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George Crump
George Crump
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Dealing With VMware's I/O Challenges

One of the key themes at VMworld this week is dealing with the I/O challenges that a physical host loaded up with a dozen or more virtual machines places on the storage and the storage infrastructure. This is caused by consolidating hundreds of I/O friendly stand alone systems into a few dozen hosts. While virtualization reduces the number of physical servers, it now makes every server an I/O nightmare.

One of the key themes at VMworld this week is dealing with the I/O challenges that a physical host loaded up with a dozen or more virtual machines places on the storage and the storage infrastructure. This is caused by consolidating hundreds of I/O friendly stand alone systems into a few dozen hosts. While virtualization reduces the number of physical servers, it now makes every server an I/O nightmare.

Dealing with these I/O challenges can be addressed at several layers in the virtual environment. One layer is the infrastructure itself. The obvious suggestion here is to just make it faster. Companies proposing 10GbE and 8GB Fibre cards and switches are in full force at the show. Those cards are also getting smarter with the ability to sub-divide or prioritize their bandwidth on an as-needed basis to specific virtual machines.

Also gaining in popularity is I/O Virtualization (IOV). As we discussed in our recent article "Using Infrastructure Bursting To Handle Virtual Machine Peaks," IOV provides the ability to shift I/O resources as needed beyond the virtual machines on a single host and provide that capability across physical hosts. While IOV is sometimes looked at as a cost savings mechanism by sharing bandwidth across multiple physical hosts, it also provides data center flexibility. This allows you to virtually move bandwidth as needed between physical servers without having to touch those servers.

The second area that needs to be contended with all is the storage system itself and there are two concerns here. First, how fast can the storage mechanisms--the disk or solid state storage--respond to the I/O demand? Second, how much of the I/O can the storage controller handle? This is an area where a lot of confusion can be caused by walking the trade show floor. Adding solid state storage to an array does not solve all your problems.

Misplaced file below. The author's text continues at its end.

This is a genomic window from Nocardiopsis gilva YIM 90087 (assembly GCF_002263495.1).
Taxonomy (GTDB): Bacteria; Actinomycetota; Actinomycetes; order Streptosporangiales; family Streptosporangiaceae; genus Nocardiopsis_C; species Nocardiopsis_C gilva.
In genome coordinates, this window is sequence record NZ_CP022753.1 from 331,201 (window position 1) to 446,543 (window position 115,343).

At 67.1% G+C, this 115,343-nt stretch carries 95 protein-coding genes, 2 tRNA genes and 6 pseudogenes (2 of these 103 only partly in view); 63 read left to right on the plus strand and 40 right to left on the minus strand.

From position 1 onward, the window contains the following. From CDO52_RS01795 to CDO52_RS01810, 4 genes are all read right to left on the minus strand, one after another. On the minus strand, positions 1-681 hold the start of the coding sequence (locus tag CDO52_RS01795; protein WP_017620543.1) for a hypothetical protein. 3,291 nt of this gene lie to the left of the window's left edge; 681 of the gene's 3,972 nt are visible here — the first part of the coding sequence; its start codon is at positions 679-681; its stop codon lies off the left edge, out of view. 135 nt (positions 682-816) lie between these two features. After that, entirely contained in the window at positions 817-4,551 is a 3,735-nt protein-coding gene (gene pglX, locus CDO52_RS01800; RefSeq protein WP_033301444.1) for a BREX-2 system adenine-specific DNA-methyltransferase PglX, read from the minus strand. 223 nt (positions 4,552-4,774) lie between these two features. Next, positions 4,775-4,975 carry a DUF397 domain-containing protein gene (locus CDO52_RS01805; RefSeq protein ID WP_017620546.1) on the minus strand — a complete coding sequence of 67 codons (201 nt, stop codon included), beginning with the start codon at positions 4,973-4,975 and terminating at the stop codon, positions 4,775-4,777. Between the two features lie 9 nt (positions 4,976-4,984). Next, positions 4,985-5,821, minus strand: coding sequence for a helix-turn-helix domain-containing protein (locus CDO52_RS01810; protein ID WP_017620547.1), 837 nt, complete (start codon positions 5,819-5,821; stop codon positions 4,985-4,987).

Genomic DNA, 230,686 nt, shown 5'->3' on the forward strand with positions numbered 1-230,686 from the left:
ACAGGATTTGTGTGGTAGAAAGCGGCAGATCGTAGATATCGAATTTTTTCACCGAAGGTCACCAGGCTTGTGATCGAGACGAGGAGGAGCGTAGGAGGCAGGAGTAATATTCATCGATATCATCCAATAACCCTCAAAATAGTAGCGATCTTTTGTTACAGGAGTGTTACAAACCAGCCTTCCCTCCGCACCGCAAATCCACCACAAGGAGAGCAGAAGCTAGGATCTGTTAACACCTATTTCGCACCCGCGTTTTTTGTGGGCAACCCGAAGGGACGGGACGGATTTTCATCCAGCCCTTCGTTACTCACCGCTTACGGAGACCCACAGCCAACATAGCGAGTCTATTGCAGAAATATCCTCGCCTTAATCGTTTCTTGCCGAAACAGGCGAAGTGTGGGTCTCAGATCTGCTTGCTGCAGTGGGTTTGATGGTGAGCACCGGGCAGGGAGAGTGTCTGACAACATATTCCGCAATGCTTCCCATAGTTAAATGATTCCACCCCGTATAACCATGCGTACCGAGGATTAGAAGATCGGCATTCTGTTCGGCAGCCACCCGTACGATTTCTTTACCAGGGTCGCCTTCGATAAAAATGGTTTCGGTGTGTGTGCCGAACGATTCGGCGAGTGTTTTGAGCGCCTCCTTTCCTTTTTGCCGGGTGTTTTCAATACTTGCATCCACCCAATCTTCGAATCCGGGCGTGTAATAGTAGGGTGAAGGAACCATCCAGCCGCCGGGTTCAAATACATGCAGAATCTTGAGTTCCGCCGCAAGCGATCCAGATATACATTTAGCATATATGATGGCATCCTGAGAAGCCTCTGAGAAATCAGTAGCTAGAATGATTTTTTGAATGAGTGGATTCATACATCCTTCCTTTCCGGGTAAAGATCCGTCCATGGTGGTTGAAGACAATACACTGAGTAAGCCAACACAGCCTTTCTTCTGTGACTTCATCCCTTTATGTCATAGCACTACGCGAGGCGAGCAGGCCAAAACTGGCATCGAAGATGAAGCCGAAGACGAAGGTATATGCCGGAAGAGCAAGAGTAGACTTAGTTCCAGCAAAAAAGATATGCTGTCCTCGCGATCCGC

There are four questions to ask as you look for faster storage to address your I/O challenges. First, are my physical hosts generating enough I/O to justify a move to solid state or a faster storage mechanism? Thanks to virtualization, it's more likely that you can, but you need to be sure.

Second, can my infrastructure transport that data fast enough to put pressure on the storage? See the above discussion on infrastructure I/O, but this is not limited to having an 8GB FC or 10GbE environment. If you have enough 4GB FC or even 1GbE connections, it can put pressure on the storage.

Third, can my storage controller/NAS head support the I/O rates that I am transferring? This may be more critical than the underlying storage itself. If the controller that is receiving all of this data can't process it quickly enough, it does not matter how fast the underlying storage is.

The final question is when all of the above questions are answered "yes," how much and what type of storage should I add to my storage system? Until you can move that to and through the storage system, worrying about SSD or 15K SAS or anything else is a waste of time. You can either address all these components individually or all at once by improving network bandwidth, storage processing capabilities and storage device speed all at once in a single system.

Performance problems are going to be the new reality in server virtualization. As servers are consolidated, so is the performance demand. Understanding how to deal with these challenges is a critical component in increasing VM density and driving even more cost out of the data center.

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